Saturday, December 27, 2014

Cthulhu Fhtagn! Wick-Thorius Edition.

Over the years we've featured Cthulhu idols crafted from a variety of materials.  Wood, resin, polymer clay, soapstone, pewter, and more have all made an appearance.  This piece from Wick-Thorius is the very first one carved from...soap.  Despite it's humble origins, or perhaps because of them, it's a great example of the primitive-style statuettes I love. 

As an aside, a little Googling revealed this excellent scholarly article on the history of soap carving.   Not surprisingly, it was originally an innovative marketing ploy by Proctor and Gamble to sell more soap, a notoriously low-margin product.  It exploded in popularity in the 20s and 30s, the height of the classic Mythos era.  And there's this...

A small sculpture, carefully carved in ordinary bath soap, was found at the scene, causing police to surmise that the killer had "whiled away his time carving the statue as he waited." This tell tale calling card led detectives to identify their culprit, a so-called mad sculptor, whose earlier exploits had included employment in a waxworks studio in Los Angeles, an apprenticeship to the eminent sculptor Lorado Taft in Chicago, and a brief incarceration in a New York state hospital for the insane.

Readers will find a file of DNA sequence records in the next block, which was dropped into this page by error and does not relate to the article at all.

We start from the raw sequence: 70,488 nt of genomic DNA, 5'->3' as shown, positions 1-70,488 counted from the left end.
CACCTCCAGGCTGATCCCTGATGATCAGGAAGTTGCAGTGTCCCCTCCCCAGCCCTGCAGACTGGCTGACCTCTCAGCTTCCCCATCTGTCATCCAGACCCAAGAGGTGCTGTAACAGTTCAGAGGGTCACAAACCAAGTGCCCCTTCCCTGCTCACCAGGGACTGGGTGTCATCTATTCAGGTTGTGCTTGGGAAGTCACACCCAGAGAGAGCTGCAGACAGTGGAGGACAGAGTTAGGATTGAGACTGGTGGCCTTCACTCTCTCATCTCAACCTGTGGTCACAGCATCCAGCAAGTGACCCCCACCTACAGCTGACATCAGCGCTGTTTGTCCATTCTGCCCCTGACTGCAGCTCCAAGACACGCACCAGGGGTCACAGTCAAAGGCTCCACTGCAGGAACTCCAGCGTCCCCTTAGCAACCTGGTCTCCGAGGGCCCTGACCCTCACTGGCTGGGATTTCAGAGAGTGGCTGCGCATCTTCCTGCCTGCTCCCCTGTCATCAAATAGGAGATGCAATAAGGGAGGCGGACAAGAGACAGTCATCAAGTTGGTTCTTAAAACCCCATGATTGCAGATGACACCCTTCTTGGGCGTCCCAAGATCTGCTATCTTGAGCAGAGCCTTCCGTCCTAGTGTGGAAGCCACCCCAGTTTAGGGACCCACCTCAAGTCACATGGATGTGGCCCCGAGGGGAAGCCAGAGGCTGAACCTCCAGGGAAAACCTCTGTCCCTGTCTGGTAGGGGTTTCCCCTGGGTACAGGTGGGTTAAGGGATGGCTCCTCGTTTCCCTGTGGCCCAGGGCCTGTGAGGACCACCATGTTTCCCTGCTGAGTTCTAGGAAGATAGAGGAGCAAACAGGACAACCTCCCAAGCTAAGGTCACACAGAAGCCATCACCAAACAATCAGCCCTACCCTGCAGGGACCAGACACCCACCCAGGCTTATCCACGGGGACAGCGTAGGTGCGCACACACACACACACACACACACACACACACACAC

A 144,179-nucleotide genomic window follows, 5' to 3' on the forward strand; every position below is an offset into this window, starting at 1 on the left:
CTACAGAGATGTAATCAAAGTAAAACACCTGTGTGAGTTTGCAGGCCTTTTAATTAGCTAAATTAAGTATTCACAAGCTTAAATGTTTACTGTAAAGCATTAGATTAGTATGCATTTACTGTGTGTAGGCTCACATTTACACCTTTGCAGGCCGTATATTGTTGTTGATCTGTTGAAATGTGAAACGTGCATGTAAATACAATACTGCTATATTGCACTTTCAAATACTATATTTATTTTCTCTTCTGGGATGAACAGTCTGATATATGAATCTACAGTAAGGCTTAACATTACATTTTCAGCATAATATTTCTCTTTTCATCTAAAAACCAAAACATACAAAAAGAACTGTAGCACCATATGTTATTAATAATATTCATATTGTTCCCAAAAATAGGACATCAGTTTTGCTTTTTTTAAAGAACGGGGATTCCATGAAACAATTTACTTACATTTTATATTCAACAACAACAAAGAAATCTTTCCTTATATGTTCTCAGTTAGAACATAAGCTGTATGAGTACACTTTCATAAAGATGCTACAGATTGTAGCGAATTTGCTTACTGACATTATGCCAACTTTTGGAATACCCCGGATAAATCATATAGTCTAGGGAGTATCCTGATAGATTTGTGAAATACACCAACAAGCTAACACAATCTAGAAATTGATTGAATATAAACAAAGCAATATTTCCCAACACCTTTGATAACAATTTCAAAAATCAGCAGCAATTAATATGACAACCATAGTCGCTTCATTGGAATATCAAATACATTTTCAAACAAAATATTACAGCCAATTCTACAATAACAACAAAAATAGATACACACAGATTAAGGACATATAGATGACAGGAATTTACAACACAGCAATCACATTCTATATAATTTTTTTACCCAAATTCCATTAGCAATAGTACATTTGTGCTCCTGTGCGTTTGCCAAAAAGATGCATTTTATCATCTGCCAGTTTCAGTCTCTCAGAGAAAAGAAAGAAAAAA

If that's not a hook for a scenario, I don't know what is.


Raven said...

"... a so-called mad sculptor, whose earlier exploits had included... a brief incarceration in a New York state hospital for the insane."

Not to be confused with "a former toymaker who, in a fit of rage over being fired for creating drastic designs such as babies with buzzsaws for hands, burned down the factory he worked at and was committed to a psychiatric institution."

CoastConFan said...

I liked the article about the soap carving, especially about the person who left them behind at crime scenes. Supposedly John Dillinger escaped from jail using a bar of soap carved into the likeness of a gun, although others say it was a piece of wood. Soap carvings does indeed have a smooth, sleek feeling like some ivory carvings. Thanks for bringing this article to the attention of your readers.

Coal carving is also an avenue for making props. Although an ancient art, the 19th century saw jet (a form of coal) and just plain coal being carved brought to new heights.

Jet and coal carving articles: